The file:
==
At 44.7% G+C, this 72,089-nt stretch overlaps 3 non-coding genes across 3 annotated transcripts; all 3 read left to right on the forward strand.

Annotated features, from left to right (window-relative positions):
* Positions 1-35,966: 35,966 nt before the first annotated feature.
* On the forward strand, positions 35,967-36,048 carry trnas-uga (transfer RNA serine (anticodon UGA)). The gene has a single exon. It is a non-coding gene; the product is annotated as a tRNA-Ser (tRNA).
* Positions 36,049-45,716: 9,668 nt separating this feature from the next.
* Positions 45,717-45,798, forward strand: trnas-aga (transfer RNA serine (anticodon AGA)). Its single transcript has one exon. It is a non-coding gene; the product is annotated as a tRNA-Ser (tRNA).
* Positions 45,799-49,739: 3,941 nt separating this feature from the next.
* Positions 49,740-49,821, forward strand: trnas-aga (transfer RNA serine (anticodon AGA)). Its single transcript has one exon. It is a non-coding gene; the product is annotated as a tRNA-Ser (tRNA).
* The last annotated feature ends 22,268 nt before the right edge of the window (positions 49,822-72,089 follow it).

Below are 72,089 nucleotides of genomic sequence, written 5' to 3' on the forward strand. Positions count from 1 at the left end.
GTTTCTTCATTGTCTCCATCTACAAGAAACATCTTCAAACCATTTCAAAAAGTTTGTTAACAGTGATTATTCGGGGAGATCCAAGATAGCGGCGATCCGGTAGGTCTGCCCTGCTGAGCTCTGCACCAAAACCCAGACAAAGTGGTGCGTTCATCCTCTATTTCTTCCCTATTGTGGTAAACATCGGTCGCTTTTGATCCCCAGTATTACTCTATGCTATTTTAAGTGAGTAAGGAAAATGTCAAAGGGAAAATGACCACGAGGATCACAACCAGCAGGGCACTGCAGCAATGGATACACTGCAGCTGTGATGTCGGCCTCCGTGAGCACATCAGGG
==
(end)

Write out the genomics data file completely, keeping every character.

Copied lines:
At 44.7% G+C, this 72,089-nt stretch overlaps 3 non-coding genes across 3 annotated transcripts; all 3 read left to right on the forward strand.

Annotated features, from left to right (window-relative positions):
* Positions 1-35,966: 35,966 nt before the first annotated feature.
* On the forward strand, positions 35,967-36,048 carry trnas-uga (transfer RNA serine (anticodon UGA)). The gene has a single exon. It is a non-coding gene; the product is annotated as a tRNA-Ser (tRNA).
* Positions 36,049-45,716: 9,668 nt separating this feature from the next.
* Positions 45,717-45,798, forward strand: trnas-aga (transfer RNA serine (anticodon AGA)). Its single transcript has one exon. It is a non-coding gene; the product is annotated as a tRNA-Ser (tRNA).
* Positions 45,799-49,739: 3,941 nt separating this feature from the next.
* Positions 49,740-49,821, forward strand: trnas-aga (transfer RNA serine (anticodon AGA)). Its single transcript has one exon. It is a non-coding gene; the product is annotated as a tRNA-Ser (tRNA).
* The last annotated feature ends 22,268 nt before the right edge of the window (positions 49,822-72,089 follow it).

Below are 72,089 nucleotides of genomic sequence, written 5' to 3' on the forward strand. Positions count from 1 at the left end.
GTTTCTTCATTGTCTCCATCTACAAGAAACATCTTCAAACCATTTCAAAAAGTTTGTTAACAGTGATTATTCGGGGAGATCCAAGATAGCGGCGATCCGGTAGGTCTGCCCTGCTGAGCTCTGCACCAAAACCCAGACAAAGTGGTGCGTTCATCCTCTATTTCTTCCCTATTGTGGTAAACATCGGTCGCTTTTGATCCCCAGTATTACTCTATGCTATTTTAAGTGAGTAAGGAAAATGTCAAAGGGAAAATGACCACGAGGATCACAACCAGCAGGGCACTGCAGCAATGGATACACTGCAGCTGTGATGTCGGCCTCCGTGAGCACATCAGGG